More parking spaces for motorists ... because, after all, you can put covered station parking underneath a viaduct and that frees up current parking outside the corridor for more sprawl commercial development with supporting parking spaces.

Now, sprawl development is obviously what is being supported when opposing improvement of the Caltrain corridor, but in the specific situation in Menlo Park, there isn't a conflict ... you can have your sprawl development at the same time, if you wish.

Its not the way I would prefer to leverage the opportunities of a major corridor upgrade if it was my community, but if the residents of Menlo Park have that much of a sentimental attachment to an obsolete approach to development, they can cater to it in the context of the upgrade.

"Until the pro-HSR folks start recognizing the legitimate concerns of the communities being bifurcated,"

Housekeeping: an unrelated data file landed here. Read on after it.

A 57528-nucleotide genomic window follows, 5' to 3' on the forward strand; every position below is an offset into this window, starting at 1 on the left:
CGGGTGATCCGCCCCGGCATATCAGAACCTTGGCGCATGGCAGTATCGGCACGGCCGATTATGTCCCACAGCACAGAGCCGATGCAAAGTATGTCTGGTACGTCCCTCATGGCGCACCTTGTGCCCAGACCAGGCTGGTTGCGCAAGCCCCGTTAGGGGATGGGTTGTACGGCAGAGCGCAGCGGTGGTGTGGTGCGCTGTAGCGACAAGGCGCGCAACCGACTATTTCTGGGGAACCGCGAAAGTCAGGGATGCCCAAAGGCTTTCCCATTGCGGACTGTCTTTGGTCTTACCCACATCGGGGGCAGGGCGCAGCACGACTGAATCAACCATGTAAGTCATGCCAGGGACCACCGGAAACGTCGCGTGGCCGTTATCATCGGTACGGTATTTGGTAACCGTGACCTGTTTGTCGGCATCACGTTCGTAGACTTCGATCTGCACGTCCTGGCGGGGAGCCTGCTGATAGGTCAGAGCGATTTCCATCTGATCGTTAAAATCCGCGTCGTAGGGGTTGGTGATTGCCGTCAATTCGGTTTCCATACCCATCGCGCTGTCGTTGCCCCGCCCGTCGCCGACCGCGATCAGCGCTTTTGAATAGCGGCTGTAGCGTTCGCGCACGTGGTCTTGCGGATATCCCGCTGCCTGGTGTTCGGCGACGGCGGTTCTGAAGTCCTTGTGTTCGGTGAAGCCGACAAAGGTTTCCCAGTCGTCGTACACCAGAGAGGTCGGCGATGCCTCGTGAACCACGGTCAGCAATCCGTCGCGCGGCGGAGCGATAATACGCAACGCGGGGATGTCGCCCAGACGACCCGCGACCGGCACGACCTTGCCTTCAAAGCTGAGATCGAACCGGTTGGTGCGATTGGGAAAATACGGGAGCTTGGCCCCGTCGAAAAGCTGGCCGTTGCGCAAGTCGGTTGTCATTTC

This, I will note, is a lie, since removing level crossings and replacing them will grade separations is eliminating delays facing existing motor transport.

"... these people will continue to dig their heels in and stand up for themselves and yes, their backyards, too. Can you blame them?"

Its hard to blame people who have been conned into thinking that opposing the electrification and upgrade upgrade of the Caltrain corridor is protecting their property values. However, it is straightforward to blame those who have propagated the nonsense.

Obviously, since the cost of oil will be several multiples of the current price before the HSR corridor has been completed, the improvement in the Caltrain corridor will be protecting the property values of all properties that have access to the electric rail services on that route.

The idea is that those with properties directly backing onto the rail corridor may lose ground in terms of value relative to all property that is not directly bordering the rail corridor ... and so they should oppose the rail corridor, despite the fact that their absolute property value will surely be higher with the improved rail corridor compared to without it.

But its certainly not the role of public policy to preserve invidious distinctions that ten or twenty property owners in Menlo Park have to other members in their community, as compared to taking an action to increase the total real wealth of the community as a whole.

Andrew said...

We need some more information...

Thanks for sharing...


___________________
Andrew
Entertainment at one stop